A recurrent corneal erosion is a debilitating condition that affects patients of all ages. It most commonly occurs upon awakening and causes redness, pain, tearing and extreme photophobia. The most common reason for this occurrence is a past trauma to the eye. For example, getting poked or scratched, having a history of LASIK surgery, or even cataract surgery would be considered trauma. Conditions such as diabetes, ocular rosacea, or blepharitis can also delay the healing process.

What can prevent this from happening?

Once you have had trauma to the eye, you are at increased risk for recurrent corneal erosion. As the name implies these are recurrent in nature and if you have one, the area will become more and more prone to future defects and issues. 

After the abrasion is healed, our job is to do everything we can to keep the outer layer of the cornea attached. The use of hypertonic drops (salt drops – called Muro 128) during the day and hypertonic ointments (salt based ointment – Muro 128) creates a gradient that will suck the water out of the tissue and “suction” it to the cornea.

Underlying Conditions

In addition to the salt drops and ointment, treating the underlying related conditions such as dry eye, blepharitis, and ocular rosacea are paramount. Dry eye disease can have a variety of causes, but it stems from an unstable tear film. An unstable tear film means all the ingredients of a healthy tear film are there but in the wrong amounts. The hypertonic drops/ointment can make this worse! As you can see, there is a delicate balance to treating the erosion and not making the underlying condition worse. 

Blepharitis and ocular rosacea go hand in hand and both cause dry eye disease. There are a variety of treatments (such as lid scrubs with a tea tree foam cleanser and the use of hypochlorous acid spray) to kill bacteria and reduce inflammation. Intense pulse light (IPL) therapy, ZEST advanced lid cleaning,  and TearCare targeted eyelid heat therapy are also used to open up and restore function of the eyelid glands.

New Treatments

In cases that are slow to heal or in patients that have frequent recurrences, a referral for certain surgical procedures may be required. These have varying degrees of success and like any surgical procedure, it comes with a certain level of risk. However, there are two new therapies that should be considered: Autologous Serum Eye Drops and Amniotic Membranes.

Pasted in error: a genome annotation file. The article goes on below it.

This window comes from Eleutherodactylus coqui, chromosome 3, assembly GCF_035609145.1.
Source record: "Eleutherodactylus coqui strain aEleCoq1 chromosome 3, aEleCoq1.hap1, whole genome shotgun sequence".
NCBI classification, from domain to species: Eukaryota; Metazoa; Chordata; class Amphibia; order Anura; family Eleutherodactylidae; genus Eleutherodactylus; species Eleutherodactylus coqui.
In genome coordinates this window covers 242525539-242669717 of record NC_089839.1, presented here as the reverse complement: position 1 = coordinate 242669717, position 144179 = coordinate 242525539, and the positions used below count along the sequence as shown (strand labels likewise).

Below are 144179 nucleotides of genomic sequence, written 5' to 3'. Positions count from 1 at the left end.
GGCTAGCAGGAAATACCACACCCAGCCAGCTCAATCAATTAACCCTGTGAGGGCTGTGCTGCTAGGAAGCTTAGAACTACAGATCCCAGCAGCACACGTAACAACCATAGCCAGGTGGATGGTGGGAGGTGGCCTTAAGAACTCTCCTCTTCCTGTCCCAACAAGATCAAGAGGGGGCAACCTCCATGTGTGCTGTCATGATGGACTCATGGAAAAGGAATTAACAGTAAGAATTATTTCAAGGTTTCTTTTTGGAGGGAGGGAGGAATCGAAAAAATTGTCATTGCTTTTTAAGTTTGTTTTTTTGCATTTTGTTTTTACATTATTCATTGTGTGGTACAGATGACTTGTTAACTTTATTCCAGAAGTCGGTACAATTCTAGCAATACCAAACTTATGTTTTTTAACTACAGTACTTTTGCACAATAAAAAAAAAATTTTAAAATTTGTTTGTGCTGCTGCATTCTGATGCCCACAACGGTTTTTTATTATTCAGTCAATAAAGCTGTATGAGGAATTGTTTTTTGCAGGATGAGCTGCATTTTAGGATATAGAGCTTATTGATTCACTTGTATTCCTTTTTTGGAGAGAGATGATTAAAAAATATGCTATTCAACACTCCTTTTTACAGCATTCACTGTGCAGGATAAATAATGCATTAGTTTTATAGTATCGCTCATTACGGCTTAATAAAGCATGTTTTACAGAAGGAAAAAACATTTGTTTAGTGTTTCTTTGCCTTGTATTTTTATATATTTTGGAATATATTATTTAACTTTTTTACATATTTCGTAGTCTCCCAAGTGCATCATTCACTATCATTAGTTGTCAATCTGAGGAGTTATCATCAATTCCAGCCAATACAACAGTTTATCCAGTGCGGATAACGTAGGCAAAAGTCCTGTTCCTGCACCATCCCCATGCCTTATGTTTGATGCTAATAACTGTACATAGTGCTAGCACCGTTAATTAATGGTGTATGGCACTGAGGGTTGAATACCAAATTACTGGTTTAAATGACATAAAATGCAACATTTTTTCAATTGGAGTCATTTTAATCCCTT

Autologous Serum and Amniotic Membranes

Autologous serum is one of the most amazing treatments in ocular surface disease. These are “super” artificial tears. Despite how far artificial tear technology has come, we have not been able to re-create artificial tears that are exactly like our own tears. That is where autologous serum bridges the gap. Blood is drawn, the solid components are removed, and the liquid is made into eye drops. These are loaded with growth and healing factors that help the corneal surface heal and regenerate.

Much like autologous serum, amniotic membranes are loaded with growth and healing factors that help the corneal surface regenerate. These membranes are donated by mothers who have healthy, planned cesarean sections. These small disc-like structures are placed on a contact lens and left on the eye for 3-5 days. Once the disc has dissolved, the contact lens is removed and the cornea is restored.

Both of these are reserved for severely compromised corneas or in patients who suffer from chronic recurrent corneal erosions. If this is you, it is definitely worth discussing these options with your eye care provider. If they are not up to date on these treatments, I advise finding an office that specializes in dry eye and ocular surface disease. To schedule a consultation with us, click here!